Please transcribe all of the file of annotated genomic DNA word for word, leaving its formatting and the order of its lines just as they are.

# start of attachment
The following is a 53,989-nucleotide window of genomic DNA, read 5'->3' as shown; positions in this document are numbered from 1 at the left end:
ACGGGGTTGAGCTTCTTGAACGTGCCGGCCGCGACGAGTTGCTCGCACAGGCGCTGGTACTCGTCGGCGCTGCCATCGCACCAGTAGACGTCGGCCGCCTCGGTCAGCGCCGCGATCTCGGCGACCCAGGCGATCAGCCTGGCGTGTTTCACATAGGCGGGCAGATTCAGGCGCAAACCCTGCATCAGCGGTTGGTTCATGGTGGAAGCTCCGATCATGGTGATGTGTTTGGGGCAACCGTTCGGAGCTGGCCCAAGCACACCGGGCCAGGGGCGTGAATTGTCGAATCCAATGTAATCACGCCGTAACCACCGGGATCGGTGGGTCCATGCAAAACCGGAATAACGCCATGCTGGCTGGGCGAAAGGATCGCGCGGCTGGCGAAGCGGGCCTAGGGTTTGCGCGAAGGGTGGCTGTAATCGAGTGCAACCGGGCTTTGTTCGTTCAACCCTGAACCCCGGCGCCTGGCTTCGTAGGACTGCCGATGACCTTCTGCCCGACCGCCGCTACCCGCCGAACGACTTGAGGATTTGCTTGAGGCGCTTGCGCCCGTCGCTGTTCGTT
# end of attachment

The following is a 53,989-nucleotide window of genomic DNA, read 5'->3' as shown; positions in this document are numbered from 1 at the left end:
ACGGGGTTGAGCTTCTTGAACGTGCCGGCCGCGACGAGTTGCTCGCACAGGCGCTGGTACTCGTCGGCGCTGCCATCGCACCAGTAGACGTCGGCCGCCTCGGTCAGCGCCGCGATCTCGGCGACCCAGGCGATCAGCCTGGCGTGTTTCACATAGGCGGGCAGATTCAGGCGCAAACCCTGCATCAGCGGTTGGTTCATGGTGGAAGCTCCGATCATGGTGATGTGTTTGGGGCAACCGTTCGGAGCTGGCCCAAGCACACCGGGCCAGGGGCGTGAATTGTCGAATCCAATGTAATCACGCCGTAACCACCGGGATCGGTGGGTCCATGCAAAACCGGAATAACGCCATGCTGGCTGGGCGAAAGGATCGCGCGGCTGGCGAAGCGGGCCTAGGGTTTGCGCGAAGGGTGGCTGTAATCGAGTGCAACCGGGCTTTGTTCGTTCAACCCTGAACCCCGGCGCCTGGCTTCGTAGGACTGCCGATGACCTTCTGCCCGACCGCCGCTACCCGCCGAACGACTTGAGGATTTGCTTGAGGCGCTTGCGCCCGTCGCTGTTCGTT